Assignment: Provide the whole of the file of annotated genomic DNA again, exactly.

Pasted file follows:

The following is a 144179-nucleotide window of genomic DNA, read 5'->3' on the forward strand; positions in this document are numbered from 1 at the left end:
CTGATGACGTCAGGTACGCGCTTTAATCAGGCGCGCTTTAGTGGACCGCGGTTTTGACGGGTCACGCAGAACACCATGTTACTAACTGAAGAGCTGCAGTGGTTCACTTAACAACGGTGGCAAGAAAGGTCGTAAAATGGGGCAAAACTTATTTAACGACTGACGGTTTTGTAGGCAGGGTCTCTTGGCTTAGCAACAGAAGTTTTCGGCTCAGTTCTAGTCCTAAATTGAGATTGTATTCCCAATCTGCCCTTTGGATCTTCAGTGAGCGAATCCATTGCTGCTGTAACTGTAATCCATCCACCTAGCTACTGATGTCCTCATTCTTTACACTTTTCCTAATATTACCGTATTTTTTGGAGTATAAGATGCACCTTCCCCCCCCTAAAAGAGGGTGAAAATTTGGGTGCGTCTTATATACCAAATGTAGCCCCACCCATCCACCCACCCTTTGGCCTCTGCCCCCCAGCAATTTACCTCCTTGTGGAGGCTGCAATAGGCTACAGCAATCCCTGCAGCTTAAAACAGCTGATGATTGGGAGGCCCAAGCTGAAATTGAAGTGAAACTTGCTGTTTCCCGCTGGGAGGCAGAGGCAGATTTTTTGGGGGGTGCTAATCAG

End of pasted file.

The following is a 144179-nucleotide window of genomic DNA, read 5'->3' on the forward strand; positions in this document are numbered from 1 at the left end:
CTGATGACGTCAGGTACGCGCTTTAATCAGGCGCGCTTTAGTGGACCGCGGTTTTGACGGGTCACGCAGAACACCATGTTACTAACTGAAGAGCTGCAGTGGTTCACTTAACAACGGTGGCAAGAAAGGTCGTAAAATGGGGCAAAACTTATTTAACGACTGACGGTTTTGTAGGCAGGGTCTCTTGGCTTAGCAACAGAAGTTTTCGGCTCAGTTCTAGTCCTAAATTGAGATTGTATTCCCAATCTGCCCTTTGGATCTTCAGTGAGCGAATCCATTGCTGCTGTAACTGTAATCCATCCACCTAGCTACTGATGTCCTCATTCTTTACACTTTTCCTAATATTACCGTATTTTTTGGAGTATAAGATGCACCTTCCCCCCCCTAAAAGAGGGTGAAAATTTGGGTGCGTCTTATATACCAAATGTAGCCCCACCCATCCACCCACCCTTTGGCCTCTGCCCCCCAGCAATTTACCTCCTTGTGGAGGCTGCAATAGGCTACAGCAATCCCTGCAGCTTAAAACAGCTGATGATTGGGAGGCCCAAGCTGAAATTGAAGTGAAACTTGCTGTTTCCCGCTGGGAGGCAGAGGCAGATTTTTTGGGGGGTGCTAATCAG